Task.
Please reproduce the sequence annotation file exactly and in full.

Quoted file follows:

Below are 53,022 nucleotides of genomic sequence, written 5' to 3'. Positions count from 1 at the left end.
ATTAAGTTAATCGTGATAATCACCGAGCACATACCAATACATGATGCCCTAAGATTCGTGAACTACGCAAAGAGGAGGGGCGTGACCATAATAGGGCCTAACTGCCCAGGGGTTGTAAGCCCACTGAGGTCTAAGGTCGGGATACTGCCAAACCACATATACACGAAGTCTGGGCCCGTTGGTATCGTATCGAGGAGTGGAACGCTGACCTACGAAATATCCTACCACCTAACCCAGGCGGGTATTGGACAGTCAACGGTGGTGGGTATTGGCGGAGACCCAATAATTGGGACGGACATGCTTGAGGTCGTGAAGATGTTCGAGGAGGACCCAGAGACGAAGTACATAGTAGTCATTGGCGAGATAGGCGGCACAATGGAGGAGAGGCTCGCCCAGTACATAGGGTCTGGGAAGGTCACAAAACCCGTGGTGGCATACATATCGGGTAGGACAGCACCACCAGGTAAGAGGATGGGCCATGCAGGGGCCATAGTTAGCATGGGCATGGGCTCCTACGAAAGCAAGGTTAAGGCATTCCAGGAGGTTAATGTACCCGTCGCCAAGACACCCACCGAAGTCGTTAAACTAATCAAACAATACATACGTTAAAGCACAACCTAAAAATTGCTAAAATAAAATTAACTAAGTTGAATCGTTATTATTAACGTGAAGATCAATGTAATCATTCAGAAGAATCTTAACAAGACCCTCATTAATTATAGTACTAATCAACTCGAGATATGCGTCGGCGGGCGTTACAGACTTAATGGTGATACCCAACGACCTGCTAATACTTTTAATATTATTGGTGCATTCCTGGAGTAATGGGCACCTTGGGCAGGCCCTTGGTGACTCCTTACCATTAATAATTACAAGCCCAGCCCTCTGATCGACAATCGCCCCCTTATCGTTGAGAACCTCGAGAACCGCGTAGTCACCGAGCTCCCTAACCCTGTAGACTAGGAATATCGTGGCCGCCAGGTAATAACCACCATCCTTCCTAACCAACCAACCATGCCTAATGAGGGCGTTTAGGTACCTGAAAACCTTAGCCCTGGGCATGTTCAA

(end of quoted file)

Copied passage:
Below are 53,022 nucleotides of genomic sequence, written 5' to 3'. Positions count from 1 at the left end.
ATTAAGTTAATCGTGATAATCACCGAGCACATACCAATACATGATGCCCTAAGATTCGTGAACTACGCAAAGAGGAGGGGCGTGACCATAATAGGGCCTAACTGCCCAGGGGTTGTAAGCCCACTGAGGTCTAAGGTCGGGATACTGCCAAACCACATATACACGAAGTCTGGGCCCGTTGGTATCGTATCGAGGAGTGGAACGCTGACCTACGAAATATCCTACCACCTAACCCAGGCGGGTATTGGACAGTCAACGGTGGTGGGTATTGGCGGAGACCCAATAATTGGGACGGACATGCTTGAGGTCGTGAAGATGTTCGAGGAGGACCCAGAGACGAAGTACATAGTAGTCATTGGCGAGATAGGCGGCACAATGGAGGAGAGGCTCGCCCAGTACATAGGGTCTGGGAAGGTCACAAAACCCGTGGTGGCATACATATCGGGTAGGACAGCACCACCAGGTAAGAGGATGGGCCATGCAGGGGCCATAGTTAGCATGGGCATGGGCTCCTACGAAAGCAAGGTTAAGGCATTCCAGGAGGTTAATGTACCCGTCGCCAAGACACCCACCGAAGTCGTTAAACTAATCAAACAATACATACGTTAAAGCACAACCTAAAAATTGCTAAAATAAAATTAACTAAGTTGAATCGTTATTATTAACGTGAAGATCAATGTAATCATTCAGAAGAATCTTAACAAGACCCTCATTAATTATAGTACTAATCAACTCGAGATATGCGTCGGCGGGCGTTACAGACTTAATGGTGATACCCAACGACCTGCTAATACTTTTAATATTATTGGTGCATTCCTGGAGTAATGGGCACCTTGGGCAGGCCCTTGGTGACTCCTTACCATTAATAATTACAAGCCCAGCCCTCTGATCGACAATCGCCCCCTTATCGTTGAGAACCTCGAGAACCGCGTAGTCACCGAGCTCCCTAACCCTGTAGACTAGGAATATCGTGGCCGCCAGGTAATAACCACCATCCTTCCTAACCAACCAACCATGCCTAATGAGGGCGTTTAGGTACCTGAAAACCTTAGCCCTGGGCATGTTCAA